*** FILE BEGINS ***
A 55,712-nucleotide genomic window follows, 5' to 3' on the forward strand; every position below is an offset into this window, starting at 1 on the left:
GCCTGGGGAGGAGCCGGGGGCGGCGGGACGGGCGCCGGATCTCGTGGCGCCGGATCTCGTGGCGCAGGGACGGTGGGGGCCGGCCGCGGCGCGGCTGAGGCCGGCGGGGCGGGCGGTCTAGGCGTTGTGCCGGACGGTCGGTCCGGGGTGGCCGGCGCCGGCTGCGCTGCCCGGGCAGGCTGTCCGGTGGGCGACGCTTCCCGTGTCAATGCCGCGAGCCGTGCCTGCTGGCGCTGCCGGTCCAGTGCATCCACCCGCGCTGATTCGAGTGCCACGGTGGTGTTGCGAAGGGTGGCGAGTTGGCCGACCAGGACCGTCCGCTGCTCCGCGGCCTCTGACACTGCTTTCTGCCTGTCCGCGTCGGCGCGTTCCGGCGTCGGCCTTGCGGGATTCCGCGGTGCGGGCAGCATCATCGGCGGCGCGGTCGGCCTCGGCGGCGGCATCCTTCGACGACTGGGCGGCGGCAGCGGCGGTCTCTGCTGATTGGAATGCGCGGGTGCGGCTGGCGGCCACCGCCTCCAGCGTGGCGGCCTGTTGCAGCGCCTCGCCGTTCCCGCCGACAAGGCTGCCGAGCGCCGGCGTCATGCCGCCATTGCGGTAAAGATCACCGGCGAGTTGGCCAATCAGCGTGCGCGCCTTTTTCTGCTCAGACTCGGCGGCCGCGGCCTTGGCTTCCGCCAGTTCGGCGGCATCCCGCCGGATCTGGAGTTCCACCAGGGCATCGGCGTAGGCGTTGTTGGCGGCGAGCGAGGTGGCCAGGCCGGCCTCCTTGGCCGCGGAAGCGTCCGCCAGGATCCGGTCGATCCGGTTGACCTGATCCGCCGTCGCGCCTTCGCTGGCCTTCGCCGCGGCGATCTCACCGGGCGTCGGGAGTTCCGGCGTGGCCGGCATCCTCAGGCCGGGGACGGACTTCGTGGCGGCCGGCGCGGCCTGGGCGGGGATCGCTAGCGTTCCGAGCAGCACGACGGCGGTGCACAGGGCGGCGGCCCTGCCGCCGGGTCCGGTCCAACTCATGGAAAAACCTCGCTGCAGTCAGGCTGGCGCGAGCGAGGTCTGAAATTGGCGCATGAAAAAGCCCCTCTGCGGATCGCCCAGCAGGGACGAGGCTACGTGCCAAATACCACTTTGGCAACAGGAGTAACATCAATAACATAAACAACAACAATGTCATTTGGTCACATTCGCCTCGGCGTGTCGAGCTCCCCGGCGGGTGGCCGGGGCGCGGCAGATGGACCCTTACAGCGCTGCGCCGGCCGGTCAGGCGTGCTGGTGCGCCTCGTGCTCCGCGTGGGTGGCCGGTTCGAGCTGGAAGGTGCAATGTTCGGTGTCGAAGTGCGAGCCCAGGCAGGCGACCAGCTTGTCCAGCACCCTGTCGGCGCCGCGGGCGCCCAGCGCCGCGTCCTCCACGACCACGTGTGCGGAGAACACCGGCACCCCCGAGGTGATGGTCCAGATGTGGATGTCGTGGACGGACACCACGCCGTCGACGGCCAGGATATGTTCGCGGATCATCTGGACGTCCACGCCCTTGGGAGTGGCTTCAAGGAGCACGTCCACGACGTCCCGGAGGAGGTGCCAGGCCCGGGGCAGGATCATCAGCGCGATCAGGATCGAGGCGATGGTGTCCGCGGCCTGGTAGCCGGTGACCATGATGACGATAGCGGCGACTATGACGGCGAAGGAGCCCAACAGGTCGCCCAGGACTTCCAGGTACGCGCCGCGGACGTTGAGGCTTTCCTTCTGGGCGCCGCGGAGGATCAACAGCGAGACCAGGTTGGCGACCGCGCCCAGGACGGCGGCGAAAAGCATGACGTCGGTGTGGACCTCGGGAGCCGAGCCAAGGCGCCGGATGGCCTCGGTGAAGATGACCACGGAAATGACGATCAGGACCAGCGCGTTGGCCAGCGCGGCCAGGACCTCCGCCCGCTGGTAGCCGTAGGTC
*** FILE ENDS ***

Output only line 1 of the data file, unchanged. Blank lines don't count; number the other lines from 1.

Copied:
A 55,712-nucleotide genomic window follows, 5' to 3' on the forward strand; every position below is an offset into this window, starting at 1 on the left: